Solution

We have looking at terms. Therefore, . Hence, we have .

From , and , we have . WLOG, we let the pair be

The first case gives us . We now have as desired.

The second case gives us . We have , so therefore , .

Solution

Now, first off, , therefore . Assume that holds for all integers . Therefore, or therefore and our induction is completed. For negative values, assume that holds. Therefore, completing induction as well.

Now, for odd integers, we get .

Now, use similar induction by assuming for all integers . Therefore, completing our induction. For negative values, assume holds. Then, completing our induction.

Therefore, we are finished with both cases and we are done .

.

## Logarithmic, Polynomial, Sequences and Series Problems

Let be a positive integer, and let be a sequence of reals such that , , , and for . Find . (2005 AIME II Problem 11)

Solution

Evaluate the infinite product . (Source: Putnam)

Solution

Find a closed form for . (AoPS)

Solution

A sequence of numbers satisfies and for all . Determine the value of for . (CMO)

Solution

Find the last three digits of the product of the positive roots of(1995 AIME #2)

**Solution**

**Solution**

**Problem:**

**Solution:**

has two solutions and . Find . (2001 AIME I Problem 9)

**Solution**

The second equation gives . Therefore, or .

Lastly, the third equation gives or therefore .

Multiply all the equations to give us .

We care most about the variable , so we go from teh equation to give us . First off, simplify this, to give us . Therefore . Therefore, substitute to give us .

**Solution**

**Solution**

**Solution**

If you don’t know this identity, here’s the proof: Assume it holds for . Therefore, . We need . Therefore, we must have which is true by definition. The last thing we need is for the base case to work, which it does, since .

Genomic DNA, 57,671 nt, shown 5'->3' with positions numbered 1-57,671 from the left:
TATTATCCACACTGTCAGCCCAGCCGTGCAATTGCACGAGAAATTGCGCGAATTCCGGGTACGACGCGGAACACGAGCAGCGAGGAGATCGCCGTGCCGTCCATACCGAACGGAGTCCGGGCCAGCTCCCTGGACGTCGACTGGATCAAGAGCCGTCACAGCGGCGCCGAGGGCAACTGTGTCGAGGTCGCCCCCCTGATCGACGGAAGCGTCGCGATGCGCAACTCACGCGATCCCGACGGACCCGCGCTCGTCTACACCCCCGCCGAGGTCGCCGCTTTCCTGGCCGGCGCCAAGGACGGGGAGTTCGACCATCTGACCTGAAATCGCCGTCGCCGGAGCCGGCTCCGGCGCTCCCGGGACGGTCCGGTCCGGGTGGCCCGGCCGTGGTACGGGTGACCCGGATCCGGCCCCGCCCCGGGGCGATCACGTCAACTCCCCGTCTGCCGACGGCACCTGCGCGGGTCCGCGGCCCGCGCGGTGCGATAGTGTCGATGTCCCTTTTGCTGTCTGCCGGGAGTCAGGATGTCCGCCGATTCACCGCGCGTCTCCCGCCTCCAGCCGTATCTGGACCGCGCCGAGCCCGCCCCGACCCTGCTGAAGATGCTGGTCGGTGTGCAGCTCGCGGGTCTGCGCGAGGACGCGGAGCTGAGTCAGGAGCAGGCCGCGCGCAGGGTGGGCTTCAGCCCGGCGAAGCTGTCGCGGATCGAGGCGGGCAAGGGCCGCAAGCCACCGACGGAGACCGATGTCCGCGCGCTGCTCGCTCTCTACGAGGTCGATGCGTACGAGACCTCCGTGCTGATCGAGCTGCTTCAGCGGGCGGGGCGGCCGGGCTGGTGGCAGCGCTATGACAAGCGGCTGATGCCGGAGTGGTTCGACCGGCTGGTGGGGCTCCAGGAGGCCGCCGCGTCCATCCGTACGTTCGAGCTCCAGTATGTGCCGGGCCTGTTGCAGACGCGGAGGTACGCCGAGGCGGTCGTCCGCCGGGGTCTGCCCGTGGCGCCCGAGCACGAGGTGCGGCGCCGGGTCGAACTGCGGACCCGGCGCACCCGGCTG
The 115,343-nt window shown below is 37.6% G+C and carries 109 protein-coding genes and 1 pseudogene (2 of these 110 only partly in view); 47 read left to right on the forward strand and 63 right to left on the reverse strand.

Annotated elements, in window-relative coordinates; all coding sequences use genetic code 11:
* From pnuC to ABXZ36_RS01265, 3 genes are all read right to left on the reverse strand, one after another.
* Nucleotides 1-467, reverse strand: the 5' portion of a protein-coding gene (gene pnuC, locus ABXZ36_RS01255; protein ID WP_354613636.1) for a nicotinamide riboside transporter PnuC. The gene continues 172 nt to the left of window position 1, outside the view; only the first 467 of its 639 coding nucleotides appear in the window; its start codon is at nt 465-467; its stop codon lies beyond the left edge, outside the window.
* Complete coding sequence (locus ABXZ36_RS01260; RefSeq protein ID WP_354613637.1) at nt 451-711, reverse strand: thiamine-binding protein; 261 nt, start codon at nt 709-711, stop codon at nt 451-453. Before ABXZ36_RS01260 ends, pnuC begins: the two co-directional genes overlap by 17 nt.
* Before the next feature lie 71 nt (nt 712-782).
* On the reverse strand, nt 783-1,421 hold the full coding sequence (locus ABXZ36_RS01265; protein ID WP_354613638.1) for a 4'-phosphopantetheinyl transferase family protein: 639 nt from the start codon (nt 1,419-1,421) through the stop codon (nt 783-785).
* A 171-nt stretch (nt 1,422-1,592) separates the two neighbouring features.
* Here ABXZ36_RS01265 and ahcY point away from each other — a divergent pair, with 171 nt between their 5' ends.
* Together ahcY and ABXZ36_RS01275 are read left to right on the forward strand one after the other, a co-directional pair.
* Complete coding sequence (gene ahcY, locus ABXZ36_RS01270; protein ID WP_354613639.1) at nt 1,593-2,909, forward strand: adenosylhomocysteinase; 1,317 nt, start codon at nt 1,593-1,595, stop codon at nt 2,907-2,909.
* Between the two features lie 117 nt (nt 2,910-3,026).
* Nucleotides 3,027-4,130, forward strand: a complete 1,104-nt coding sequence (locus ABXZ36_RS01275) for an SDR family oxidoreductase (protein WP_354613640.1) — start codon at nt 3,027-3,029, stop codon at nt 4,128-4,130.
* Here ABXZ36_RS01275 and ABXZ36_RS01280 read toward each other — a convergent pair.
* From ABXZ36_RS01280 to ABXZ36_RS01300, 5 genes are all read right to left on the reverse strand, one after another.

**Solution**

Note that for the points to be on a line, we need for them to satisfy for all of them. Let and be constants as they are already, and we have , , . Therefore, the roots of the polynomial are , so hence and we are done .

## USAMO, AIME, Inequalities

The sum of the following seven numbers is exactly 19: , , , , , , . It is desired to replace each by an integer approximation , , so that the sum of the ‘s is also 19 and so that , the maximum of the “errors” , the maximum absolute value of the difference, is as small as possible. For this minimum , what is ? (1985 AIME Problem 8)

**Solution**

**Solution**

**Solution**

After expanding this out, the rest is obvious by Muirheads majorizes .

**Problem:**Prove that if for all then . (AoPS)15 second method

5 minute method

This is the equivalent of proving or .

We get this being the equivalent of proving .

The rest is simple, we note that if then both terms are greater than so product is greater than . If , then both are negative, so the product is greater than so all products are greater than so their sum is as well .

**Solution:**

. Note that , and (both from previous equation), so we get

so we get the coefficient is .

so the coefficient of this is

so the coefficient of this is .

so the coefficient of this is .

## Polynomials and Catan

Show that where is a positive integer.

**Solution**

Now, assume it works for , therefore we have . We must prove .

Again, by hypothesis, , so has remainder when divided by

Since , we can add to it to further simplify it (with a wishful eye!), to give us or , so we have proven

We wanted to prove or which is exactly what I got above, so we are done .

**Solution**

Lastly, , so . This gives that . We could use this to find , but that’s terribly un-interesting, instead we have or .

**Solution**

**Solution**

Okay, so Brazil wins the first game and we get to without going through any points on on this graph. We make a one to one correspondence with this and to . We also make another one to one correspondence between going through and . If it goes through it must have gone through so to count to , we just move up (we can’t move right since it’s a grid), so we get or .

**Solution(using hint)**

So now, looking at the casework that we have internal nodes on the left node to start out with, then , then so forth until we get . This gives us . By our inductive hypothesis, we have all of these , therefore we get which by the recursive definition of catalan numbers is true .

**Solution**

Letting the second term be , I note that the third term is going to be , the fifth term is going to be , the seventh term is going to be , and the ninth term is going to be . My proof of the lemma that it works is that noting that this means the fourth term is going to be d(2d-1), then d(3d-2), and so forth and this satisfies arithmetic sequence condition. The eight term is hence . Therefore, we have:

Eight term=(3d-2)(4d-3)

Ninth term=(4d-3)(4d-3)

Tenth term=(5d-4)(4d-3)

Therefore, we get (4d-3)(9d-7) which we want equal to 646. d=5 works (646=2*17*19 using W|A).